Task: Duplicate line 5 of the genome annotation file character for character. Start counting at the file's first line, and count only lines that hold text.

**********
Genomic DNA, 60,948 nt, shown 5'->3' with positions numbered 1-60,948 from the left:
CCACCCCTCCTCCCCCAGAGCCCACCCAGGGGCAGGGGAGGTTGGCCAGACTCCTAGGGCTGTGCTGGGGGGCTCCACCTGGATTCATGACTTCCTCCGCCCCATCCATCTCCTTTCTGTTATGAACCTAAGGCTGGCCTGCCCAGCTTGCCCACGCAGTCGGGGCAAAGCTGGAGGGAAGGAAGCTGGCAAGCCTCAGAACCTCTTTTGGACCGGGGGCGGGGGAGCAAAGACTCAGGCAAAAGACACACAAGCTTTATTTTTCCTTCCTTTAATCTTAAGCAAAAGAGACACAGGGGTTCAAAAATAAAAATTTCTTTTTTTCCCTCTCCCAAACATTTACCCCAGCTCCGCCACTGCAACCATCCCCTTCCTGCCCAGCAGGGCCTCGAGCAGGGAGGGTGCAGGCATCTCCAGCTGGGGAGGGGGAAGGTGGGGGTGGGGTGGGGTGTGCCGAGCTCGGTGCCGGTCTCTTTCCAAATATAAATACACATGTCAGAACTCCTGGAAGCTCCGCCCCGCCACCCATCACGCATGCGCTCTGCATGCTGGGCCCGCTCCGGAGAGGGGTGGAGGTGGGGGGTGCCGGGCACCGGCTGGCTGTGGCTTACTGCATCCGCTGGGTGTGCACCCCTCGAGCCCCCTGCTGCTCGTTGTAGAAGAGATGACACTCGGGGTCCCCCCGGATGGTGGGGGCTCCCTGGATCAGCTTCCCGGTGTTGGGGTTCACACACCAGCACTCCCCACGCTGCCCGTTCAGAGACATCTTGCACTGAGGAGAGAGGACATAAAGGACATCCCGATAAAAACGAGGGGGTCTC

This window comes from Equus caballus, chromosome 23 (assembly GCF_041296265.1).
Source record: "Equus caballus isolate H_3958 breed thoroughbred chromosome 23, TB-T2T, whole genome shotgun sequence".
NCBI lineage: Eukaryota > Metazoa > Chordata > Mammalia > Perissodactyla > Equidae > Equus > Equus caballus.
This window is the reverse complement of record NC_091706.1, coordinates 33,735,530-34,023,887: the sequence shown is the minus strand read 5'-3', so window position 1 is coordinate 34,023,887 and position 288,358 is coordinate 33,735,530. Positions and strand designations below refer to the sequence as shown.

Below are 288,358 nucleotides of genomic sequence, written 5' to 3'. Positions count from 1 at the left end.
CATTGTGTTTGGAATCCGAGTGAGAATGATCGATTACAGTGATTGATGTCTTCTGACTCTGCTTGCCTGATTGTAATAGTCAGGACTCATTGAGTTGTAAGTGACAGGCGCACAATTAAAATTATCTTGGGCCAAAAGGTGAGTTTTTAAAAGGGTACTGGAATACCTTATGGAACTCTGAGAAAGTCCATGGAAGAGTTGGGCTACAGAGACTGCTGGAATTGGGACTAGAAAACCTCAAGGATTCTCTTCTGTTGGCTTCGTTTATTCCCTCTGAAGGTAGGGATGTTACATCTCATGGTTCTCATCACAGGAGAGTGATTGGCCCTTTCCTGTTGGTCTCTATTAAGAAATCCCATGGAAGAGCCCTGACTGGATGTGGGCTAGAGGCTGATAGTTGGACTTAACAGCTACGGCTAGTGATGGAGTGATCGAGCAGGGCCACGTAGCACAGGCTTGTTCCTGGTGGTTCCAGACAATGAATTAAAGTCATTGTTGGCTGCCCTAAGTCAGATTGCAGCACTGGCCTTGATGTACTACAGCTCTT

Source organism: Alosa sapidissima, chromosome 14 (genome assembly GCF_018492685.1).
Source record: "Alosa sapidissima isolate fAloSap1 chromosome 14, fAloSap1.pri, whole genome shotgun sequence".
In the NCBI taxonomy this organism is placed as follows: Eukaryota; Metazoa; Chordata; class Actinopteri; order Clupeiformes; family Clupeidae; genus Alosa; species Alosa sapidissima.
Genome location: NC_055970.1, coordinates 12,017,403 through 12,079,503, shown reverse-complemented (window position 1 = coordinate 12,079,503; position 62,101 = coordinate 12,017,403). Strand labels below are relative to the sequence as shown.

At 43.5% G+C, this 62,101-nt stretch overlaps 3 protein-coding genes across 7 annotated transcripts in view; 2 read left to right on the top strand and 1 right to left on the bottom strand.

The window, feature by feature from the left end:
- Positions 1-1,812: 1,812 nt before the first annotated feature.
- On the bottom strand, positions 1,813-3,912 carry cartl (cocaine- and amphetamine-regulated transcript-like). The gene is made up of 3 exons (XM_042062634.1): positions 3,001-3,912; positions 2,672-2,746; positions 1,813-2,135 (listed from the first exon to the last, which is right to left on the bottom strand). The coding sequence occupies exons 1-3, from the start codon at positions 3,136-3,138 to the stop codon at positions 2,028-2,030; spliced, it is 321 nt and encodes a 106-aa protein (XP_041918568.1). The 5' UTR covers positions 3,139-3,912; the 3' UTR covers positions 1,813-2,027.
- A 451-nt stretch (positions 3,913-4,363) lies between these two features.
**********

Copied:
NCBI lineage: Eukaryota > Metazoa > Chordata > Mammalia > Perissodactyla > Equidae > Equus > Equus caballus.